Colorectal Cancer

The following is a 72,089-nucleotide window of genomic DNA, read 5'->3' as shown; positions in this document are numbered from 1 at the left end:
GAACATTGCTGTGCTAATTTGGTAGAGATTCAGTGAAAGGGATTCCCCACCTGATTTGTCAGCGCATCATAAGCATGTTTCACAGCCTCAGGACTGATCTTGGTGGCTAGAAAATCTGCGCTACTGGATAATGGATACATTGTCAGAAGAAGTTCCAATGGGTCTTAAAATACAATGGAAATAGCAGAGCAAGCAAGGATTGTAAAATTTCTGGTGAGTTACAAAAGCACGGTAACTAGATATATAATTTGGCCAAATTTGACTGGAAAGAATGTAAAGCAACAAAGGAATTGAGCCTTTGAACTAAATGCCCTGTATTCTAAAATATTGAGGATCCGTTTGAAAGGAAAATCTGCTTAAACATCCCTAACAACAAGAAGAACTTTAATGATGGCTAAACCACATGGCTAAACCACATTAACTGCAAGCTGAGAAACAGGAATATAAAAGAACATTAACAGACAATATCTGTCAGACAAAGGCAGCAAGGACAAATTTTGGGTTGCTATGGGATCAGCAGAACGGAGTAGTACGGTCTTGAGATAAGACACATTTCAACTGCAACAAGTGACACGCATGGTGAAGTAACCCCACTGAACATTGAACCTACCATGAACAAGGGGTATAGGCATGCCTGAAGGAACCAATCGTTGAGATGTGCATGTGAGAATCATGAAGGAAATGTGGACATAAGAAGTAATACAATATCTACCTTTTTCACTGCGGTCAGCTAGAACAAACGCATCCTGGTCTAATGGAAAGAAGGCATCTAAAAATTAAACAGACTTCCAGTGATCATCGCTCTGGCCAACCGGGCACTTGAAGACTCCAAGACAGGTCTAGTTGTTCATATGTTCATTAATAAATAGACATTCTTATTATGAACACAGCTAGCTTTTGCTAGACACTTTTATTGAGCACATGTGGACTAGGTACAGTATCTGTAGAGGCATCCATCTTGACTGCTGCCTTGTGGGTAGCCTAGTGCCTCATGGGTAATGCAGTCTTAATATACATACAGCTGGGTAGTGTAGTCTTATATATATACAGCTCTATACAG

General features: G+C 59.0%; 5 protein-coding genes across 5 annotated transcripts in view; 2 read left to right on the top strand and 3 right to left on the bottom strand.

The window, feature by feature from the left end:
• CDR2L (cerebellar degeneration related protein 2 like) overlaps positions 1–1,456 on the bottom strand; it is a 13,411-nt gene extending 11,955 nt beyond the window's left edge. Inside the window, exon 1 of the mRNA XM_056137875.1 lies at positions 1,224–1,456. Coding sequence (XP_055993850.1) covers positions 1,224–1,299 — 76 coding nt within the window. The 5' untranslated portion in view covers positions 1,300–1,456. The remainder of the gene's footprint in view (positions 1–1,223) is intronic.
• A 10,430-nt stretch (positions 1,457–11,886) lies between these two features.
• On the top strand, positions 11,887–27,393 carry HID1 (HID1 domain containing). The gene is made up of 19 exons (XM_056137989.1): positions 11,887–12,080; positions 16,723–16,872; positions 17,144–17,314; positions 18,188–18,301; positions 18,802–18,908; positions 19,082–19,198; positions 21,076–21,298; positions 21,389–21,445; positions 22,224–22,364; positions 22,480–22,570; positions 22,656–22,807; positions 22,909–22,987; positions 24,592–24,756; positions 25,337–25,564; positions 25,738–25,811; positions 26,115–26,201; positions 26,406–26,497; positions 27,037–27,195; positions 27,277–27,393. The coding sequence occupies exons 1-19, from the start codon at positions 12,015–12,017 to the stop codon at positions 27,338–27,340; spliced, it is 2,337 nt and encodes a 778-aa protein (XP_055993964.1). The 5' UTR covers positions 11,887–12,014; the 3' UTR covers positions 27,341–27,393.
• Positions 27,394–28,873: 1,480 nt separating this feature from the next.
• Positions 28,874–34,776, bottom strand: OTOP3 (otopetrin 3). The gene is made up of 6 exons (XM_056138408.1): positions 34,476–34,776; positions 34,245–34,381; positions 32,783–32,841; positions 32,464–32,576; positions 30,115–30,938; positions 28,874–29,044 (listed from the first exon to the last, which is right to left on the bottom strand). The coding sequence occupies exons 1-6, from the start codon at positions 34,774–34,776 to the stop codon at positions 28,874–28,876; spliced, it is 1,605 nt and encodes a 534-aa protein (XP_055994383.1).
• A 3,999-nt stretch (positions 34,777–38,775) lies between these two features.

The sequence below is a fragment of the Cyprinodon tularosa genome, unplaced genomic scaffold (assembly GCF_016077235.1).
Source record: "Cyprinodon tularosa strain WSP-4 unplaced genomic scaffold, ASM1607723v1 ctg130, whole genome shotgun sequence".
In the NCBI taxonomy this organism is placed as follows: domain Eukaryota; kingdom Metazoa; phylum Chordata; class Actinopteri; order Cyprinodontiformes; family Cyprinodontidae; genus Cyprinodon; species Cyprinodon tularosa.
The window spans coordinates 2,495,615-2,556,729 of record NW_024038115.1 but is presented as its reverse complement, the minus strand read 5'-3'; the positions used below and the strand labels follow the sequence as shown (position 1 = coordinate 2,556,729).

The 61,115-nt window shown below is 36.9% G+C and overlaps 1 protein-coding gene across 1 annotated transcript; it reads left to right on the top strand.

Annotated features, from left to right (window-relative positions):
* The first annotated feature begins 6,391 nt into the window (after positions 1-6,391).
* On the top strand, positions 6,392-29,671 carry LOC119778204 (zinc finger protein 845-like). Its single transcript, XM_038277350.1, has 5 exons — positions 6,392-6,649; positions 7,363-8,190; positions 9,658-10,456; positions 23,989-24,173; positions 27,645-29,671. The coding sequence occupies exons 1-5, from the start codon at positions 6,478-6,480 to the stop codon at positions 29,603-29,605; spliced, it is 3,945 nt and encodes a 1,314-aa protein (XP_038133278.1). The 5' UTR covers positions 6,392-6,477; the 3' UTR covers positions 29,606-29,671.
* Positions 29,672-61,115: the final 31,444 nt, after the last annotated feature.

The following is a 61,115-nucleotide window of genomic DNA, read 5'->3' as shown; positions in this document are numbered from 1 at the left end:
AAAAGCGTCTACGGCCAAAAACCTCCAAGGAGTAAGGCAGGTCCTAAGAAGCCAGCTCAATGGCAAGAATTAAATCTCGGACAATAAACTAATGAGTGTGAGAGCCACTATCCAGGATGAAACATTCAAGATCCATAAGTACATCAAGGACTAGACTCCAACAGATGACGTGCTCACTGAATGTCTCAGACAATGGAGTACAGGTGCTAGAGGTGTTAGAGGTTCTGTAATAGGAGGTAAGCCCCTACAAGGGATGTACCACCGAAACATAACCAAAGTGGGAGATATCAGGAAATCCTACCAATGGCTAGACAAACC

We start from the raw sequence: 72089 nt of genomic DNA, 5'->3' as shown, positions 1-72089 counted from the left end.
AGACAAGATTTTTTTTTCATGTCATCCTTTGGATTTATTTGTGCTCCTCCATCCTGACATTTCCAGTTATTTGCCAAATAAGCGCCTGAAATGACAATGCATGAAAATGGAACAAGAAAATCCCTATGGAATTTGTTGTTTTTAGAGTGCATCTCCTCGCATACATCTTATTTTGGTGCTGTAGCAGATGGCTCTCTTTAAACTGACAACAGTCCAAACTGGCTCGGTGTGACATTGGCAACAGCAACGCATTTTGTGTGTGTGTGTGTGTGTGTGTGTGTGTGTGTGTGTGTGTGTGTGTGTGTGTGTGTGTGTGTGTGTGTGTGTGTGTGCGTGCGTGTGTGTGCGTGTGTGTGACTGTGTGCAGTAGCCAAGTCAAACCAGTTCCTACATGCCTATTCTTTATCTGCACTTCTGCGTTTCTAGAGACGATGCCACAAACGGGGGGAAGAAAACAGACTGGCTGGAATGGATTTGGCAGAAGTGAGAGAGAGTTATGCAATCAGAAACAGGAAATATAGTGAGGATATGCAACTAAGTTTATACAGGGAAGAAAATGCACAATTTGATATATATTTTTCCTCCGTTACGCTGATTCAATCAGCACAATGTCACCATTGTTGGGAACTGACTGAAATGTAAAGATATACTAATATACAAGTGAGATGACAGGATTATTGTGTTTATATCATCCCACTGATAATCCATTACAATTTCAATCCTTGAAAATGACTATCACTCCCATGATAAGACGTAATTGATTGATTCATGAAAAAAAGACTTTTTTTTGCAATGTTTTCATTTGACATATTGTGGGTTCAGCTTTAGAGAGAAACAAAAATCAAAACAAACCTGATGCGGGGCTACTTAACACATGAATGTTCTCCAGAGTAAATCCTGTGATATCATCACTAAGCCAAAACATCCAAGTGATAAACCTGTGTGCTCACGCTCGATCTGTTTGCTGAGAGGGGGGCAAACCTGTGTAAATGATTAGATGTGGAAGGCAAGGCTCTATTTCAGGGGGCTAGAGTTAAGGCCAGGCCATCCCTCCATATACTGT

Col­orec­tal can­cer is can­cer that starts in the colon or rec­tum. It is most com­mon­ly caused by abnor­mal cells that accu­mu­late in the lin­ing of the colon that form polyps. Over time, these polyps become can­cer­ous. Some of the symp­toms of col­orec­tal can­cer include con­sti­pa­tion, diar­rhea, blood in the stool, bleed­ing, exces­sive gas, unex­plained weight loss and abdom­i­nal cramps and pain. Men and women over the age of 50 are at the high­est risk for colon can­cer. You also can have a increased risk if you have his­to­ry of colon polyps or bow­el dis­ease, are over­weight, drink heav­i­ly, have type 2 dia­betes or have a fam­i­ly his­to­ry of col­orec­tal cancer.